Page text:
Controversial consequences of biotechnology

The interesting “tsika”  among celebrities and common folks alike during Yuletide was the dawning biotechnological age, especially stem cell therapy, as the modern “fountain of youth” to arrest aging and to regenerate body organs. Many stem cell clinics and specialty centers now abound, offering stem cells extracted from sheep fetuses, or from the very patients themselves, or worse, from aborted pregnancies.

Altering genetics. The aim is to enable our body and its many organs to repair themselves, or to accept new parts made from animals, or other people, or harvested from the patients’ own regenerated cells and tissues. Or sometimes from metals, plastic or other inanimate manufactures.

But the new biosciences and biotechnologies go beyond mere physiognomy; they delve deeper into health, well-being, and longevity, and affect all human endeavors. While, basically, they involve the repair and regeneration of worn-out body parts, they also plunge to in-vitro fertilization, reproductive cloning and genetic modification of humans, animals and plants.

They also extend to hair-width electrodes that carry electronic impulses to the motor cortex of the brain detectable by computers, making it possible to bypass spinal injuries and help paralyzed people move their arms and legs again. And mutate them to superbionic humans!

By improving physical prowess, healing diseases, relieving pain, enhancing beauty and cloning individuals, the new sciences can change demographics, population densities and economic indicators. Moreover, by tinkering with human behavior, they also trigger societal, political and juridical implications.

Verily, humankind is on the verge of being able to alter history radically by modifying genetics and producing new ways of substituting and enhancing natural birth, health, well-being and longevity. Of course, all these have controversial consequences as they produce major challenges to human development, politics, religion and ethics.

And of course, the law. The new sciences can also be sources of new causes of action and defenses in criminal and civil cases. As a scientist-lawyer, Dr. Franklin Zweig, averred many years ago, “My genes made me do it” can scientifically become a “respectable claim in criminal justice proceedings.”

On another level, genetic tests can be used to prescreen appointees or candidates to public office considering that, as reported by Time magazine on Dec. 24, 2012, the new sciences can arguably show a predisposition to Alzheimer’s disease, cancer, diabetes, autism, violent behavior and other defects and illnesses.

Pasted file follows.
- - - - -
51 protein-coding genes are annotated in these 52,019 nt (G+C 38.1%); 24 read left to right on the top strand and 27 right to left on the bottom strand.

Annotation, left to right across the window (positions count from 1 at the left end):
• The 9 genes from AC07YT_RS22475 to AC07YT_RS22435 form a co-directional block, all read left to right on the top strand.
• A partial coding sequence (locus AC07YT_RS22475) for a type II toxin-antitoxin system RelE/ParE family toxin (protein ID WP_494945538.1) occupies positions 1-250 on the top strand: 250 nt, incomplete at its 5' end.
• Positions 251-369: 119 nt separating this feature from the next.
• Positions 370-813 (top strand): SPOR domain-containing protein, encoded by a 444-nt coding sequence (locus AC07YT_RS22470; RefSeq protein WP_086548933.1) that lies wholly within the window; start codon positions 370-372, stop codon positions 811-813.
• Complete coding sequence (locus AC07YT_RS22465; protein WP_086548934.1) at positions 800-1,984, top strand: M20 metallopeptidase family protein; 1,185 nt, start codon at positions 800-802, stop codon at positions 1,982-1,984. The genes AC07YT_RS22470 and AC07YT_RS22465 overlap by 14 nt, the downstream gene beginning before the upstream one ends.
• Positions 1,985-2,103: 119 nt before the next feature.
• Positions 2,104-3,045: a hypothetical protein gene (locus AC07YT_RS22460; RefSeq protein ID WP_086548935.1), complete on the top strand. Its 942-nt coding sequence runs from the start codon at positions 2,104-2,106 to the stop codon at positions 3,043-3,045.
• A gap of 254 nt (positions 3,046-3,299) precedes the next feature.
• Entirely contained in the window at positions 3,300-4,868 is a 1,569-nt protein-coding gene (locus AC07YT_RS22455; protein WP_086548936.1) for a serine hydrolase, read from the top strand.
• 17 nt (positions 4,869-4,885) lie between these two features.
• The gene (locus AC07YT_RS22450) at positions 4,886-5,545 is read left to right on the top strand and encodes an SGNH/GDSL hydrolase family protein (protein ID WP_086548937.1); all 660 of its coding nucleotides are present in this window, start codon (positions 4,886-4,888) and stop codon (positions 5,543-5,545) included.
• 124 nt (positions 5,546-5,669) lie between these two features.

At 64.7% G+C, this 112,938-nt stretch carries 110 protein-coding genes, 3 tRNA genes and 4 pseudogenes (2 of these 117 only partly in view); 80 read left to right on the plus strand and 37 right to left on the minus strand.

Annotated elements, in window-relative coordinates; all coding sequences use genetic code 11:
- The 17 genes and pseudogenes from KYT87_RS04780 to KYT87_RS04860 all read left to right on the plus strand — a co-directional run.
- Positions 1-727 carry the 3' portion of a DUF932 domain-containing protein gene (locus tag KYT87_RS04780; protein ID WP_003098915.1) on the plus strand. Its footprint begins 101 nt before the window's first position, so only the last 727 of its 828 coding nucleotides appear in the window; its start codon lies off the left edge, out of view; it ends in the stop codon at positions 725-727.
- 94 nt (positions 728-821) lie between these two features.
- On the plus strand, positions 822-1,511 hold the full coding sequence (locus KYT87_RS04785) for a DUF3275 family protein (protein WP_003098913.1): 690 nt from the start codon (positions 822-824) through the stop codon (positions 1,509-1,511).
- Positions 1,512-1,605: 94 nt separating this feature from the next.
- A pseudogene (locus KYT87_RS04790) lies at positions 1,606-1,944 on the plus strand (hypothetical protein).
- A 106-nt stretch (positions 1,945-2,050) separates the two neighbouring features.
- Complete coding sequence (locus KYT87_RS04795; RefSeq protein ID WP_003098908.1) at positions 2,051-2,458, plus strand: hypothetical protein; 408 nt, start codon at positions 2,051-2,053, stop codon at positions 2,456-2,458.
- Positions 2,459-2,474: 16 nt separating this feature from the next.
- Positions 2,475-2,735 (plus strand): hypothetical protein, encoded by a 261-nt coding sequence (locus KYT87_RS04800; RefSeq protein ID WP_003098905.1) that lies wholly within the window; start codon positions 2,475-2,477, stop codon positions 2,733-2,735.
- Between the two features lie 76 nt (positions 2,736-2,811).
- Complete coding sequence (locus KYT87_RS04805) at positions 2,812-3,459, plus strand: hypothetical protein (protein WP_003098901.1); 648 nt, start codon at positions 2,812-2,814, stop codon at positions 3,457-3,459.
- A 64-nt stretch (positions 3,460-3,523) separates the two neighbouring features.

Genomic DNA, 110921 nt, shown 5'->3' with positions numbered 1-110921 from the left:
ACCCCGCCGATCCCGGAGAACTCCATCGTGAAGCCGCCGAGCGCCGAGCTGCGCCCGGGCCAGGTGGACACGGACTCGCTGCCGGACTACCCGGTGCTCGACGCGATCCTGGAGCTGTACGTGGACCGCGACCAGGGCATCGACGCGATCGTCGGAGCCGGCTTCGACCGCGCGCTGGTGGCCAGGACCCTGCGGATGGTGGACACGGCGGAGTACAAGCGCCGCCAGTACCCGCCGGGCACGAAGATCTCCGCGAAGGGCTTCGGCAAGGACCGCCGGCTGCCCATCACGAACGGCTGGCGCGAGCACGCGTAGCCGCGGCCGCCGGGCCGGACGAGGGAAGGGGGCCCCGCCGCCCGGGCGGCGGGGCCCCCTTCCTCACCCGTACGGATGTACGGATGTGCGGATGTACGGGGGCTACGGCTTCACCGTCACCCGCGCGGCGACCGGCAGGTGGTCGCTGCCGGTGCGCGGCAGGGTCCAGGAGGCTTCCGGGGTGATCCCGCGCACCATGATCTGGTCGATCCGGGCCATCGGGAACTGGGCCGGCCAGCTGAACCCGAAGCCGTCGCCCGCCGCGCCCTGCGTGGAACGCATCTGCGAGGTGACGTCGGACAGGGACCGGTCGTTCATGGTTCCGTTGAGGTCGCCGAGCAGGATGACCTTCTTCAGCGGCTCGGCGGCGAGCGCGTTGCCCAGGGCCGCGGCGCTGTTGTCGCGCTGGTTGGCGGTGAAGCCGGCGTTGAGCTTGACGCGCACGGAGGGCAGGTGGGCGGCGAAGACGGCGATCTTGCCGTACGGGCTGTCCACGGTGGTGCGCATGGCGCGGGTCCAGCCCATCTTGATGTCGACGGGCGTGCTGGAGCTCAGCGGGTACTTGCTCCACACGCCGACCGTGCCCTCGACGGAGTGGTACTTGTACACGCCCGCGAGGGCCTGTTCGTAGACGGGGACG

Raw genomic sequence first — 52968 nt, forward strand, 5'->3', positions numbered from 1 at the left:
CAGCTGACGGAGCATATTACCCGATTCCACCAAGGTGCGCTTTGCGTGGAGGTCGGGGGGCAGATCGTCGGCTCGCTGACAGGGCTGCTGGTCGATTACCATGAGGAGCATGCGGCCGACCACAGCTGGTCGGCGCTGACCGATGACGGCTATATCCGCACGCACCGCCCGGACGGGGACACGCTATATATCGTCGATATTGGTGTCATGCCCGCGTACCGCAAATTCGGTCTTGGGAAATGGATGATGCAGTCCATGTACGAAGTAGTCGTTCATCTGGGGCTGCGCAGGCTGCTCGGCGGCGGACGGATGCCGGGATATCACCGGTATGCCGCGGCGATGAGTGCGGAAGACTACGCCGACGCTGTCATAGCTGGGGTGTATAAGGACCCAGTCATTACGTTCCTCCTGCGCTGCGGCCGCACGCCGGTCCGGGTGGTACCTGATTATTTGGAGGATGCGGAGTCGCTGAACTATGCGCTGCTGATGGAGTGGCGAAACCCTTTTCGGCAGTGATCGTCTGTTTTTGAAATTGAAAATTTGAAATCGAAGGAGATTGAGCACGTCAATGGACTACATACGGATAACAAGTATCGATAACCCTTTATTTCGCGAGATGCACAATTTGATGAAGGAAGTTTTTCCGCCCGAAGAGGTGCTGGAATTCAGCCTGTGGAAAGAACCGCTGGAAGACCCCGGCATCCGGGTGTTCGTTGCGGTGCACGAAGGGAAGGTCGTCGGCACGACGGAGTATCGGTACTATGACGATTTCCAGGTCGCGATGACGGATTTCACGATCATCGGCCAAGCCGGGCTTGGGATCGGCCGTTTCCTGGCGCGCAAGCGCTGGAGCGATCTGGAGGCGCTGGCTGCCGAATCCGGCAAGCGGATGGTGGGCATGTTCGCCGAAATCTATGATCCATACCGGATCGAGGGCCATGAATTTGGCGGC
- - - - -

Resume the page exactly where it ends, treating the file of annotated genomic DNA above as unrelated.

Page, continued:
Our Supreme Court, as early as March 8, 2001, in Tijing vs. Court of Appeals already acknowledged, with some reservations, the most elementary of the biotechnologies, the use of deoxyribonucleic acid (DNA) test to determine identity and parentage.

A year later, in People vs. Vallejo (May 9, 2002), the Court more firmly said, “When a crime is committed, material is collected from the scene of the crime or from the victim’s body… This … is then matched with the reference sample taken from the suspect and the victim.”

Saga of Carmina. Here is an example of how biotechnology can have novel consequences. Imagine a married couple, Pedro (a Filipino) and Marie (an American), who were told by their obstetrician that Marie was incapable of conceiving and carrying a child in her womb.

Researching on the Internet, Marie learned of somatic cell nuclear transfer, or reproductive cloning, which involves the extraction of the cell nucleus (containing DNA) from a skin or mammary tissue and its insertion into an egg cell whose original nucleus had been removed. Despite the objection of her husband, Marie went to Hong Kong with her friend, Katerina (an Italian), married to Juan, a Filipino doctor.

In a Hong Kong clinic, a cell nucleus was extracted from Marie’s skin and inserted into her egg cell that had earlier been denucleated. The resulting zygote, or fertilized egg, was thereafter transferred to the womb of Katerina who became the surrogate carrier of the developing fetus. After nine months, the baby, named Carmina, was born in the Philippines.

Questions: Who is the mother of Carmina? Marie from whose cells she originated? Or Katerina from whose womb she was physically carried, nurtured and born? Does she have a father? If so, who, Pedro or Juan? Is she legitimate or illegitimate? Whose surname will she carry? How can her filiation be established? Will a DNA test sustain her identity and parentage? Since she bears the chromosomes solely of Marie and her parents, is Carmina not the sister of Marie, and therefore like her, the daughter of Marie’s parents?

Who should exercise parental authority over her? Who should have custody over her as a baby? Are Pedro and/or Juan obligated to support her, even if they objected to the process of her conception and birth? Is Carmina a Filipino? If so, is she a natural-born citizen? Is she entitled to vote and be voted to public office?

These questions have far-reaching implications. And the answers can be as varied as there are people who may care to respond. For one thing, there are no specific laws or Supreme Court decisions that definitively answer them.

My point is that scientific and technological innovations produce consequences that impact on humankind. And readers can make their own opinions, from various perspectives: scientific, legal, religious, philosophical, sociological, cultural, or simple common sense.

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